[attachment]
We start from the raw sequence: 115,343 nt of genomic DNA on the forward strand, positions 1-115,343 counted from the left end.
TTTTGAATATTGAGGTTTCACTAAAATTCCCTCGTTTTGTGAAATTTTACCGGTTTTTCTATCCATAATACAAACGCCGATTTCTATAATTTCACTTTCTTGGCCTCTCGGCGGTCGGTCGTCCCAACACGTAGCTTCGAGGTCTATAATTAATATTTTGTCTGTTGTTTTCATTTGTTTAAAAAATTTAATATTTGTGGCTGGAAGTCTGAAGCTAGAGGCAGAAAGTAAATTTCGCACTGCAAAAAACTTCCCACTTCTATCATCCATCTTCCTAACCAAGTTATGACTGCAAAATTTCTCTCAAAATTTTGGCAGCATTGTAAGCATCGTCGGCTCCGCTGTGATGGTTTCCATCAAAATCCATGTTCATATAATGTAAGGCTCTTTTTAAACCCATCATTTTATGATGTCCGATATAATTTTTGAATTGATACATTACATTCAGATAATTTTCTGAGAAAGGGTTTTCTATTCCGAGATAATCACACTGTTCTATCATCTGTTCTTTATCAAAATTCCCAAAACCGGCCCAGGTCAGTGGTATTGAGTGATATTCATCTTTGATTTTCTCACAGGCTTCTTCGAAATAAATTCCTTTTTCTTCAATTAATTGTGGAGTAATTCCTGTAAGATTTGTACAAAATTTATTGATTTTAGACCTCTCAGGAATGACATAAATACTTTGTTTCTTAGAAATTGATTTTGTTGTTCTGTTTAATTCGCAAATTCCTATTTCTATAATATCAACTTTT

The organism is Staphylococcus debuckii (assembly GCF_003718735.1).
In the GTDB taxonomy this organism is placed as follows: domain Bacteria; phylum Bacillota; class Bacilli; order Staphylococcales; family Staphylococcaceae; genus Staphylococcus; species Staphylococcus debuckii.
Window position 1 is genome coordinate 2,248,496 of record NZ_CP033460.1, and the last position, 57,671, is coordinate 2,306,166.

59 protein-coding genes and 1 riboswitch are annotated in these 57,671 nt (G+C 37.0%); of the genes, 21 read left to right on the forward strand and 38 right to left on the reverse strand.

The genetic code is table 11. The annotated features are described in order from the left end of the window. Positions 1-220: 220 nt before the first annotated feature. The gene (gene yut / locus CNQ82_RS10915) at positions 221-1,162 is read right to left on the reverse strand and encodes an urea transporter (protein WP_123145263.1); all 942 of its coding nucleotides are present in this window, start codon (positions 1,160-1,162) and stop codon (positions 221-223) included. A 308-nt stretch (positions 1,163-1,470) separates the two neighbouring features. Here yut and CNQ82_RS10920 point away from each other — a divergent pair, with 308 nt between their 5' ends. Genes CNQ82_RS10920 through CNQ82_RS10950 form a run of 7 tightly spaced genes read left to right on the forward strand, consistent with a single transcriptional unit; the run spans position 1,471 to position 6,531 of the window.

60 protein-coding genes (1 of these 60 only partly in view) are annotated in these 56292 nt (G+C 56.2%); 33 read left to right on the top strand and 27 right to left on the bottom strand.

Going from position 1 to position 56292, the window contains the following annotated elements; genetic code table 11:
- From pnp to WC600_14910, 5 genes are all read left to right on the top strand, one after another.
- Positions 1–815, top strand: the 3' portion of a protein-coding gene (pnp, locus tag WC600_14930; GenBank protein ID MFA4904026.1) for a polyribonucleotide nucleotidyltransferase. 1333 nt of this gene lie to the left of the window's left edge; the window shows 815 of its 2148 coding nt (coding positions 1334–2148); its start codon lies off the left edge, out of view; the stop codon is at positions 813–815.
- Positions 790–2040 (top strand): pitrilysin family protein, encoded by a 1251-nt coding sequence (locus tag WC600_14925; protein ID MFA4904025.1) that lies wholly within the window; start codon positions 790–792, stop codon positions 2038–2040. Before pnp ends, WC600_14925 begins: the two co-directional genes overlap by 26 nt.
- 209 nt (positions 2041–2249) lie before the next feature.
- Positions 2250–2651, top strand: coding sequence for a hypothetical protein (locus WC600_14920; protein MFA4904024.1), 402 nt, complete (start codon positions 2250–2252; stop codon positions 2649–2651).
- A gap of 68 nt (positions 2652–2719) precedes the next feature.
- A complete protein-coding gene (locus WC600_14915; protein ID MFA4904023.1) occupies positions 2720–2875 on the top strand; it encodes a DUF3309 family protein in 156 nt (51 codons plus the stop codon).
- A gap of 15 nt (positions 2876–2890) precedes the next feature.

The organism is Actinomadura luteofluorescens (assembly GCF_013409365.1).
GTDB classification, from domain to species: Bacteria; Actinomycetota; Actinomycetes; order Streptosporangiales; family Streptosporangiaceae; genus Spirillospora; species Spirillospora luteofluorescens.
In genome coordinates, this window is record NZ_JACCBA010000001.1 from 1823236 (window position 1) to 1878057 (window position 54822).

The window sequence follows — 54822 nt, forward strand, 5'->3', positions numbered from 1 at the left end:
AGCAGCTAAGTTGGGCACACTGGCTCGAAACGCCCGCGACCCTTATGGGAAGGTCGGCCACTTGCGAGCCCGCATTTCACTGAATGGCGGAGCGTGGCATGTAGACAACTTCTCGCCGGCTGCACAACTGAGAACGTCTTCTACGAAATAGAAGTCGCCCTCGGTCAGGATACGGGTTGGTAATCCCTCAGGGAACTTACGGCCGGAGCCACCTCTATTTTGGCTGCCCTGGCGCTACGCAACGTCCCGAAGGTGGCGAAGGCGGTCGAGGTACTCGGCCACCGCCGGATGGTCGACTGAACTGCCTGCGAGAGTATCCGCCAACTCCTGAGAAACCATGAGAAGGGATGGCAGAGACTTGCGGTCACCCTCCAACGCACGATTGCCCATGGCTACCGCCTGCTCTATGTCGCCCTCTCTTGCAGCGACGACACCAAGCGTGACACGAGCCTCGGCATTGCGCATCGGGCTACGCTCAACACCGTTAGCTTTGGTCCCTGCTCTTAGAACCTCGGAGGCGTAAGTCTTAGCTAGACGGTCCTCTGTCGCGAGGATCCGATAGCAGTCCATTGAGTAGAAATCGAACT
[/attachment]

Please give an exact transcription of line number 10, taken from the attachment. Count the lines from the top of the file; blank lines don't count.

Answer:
- From pnp to WC600_14910, 5 genes are all read left to right on the top strand, one after another.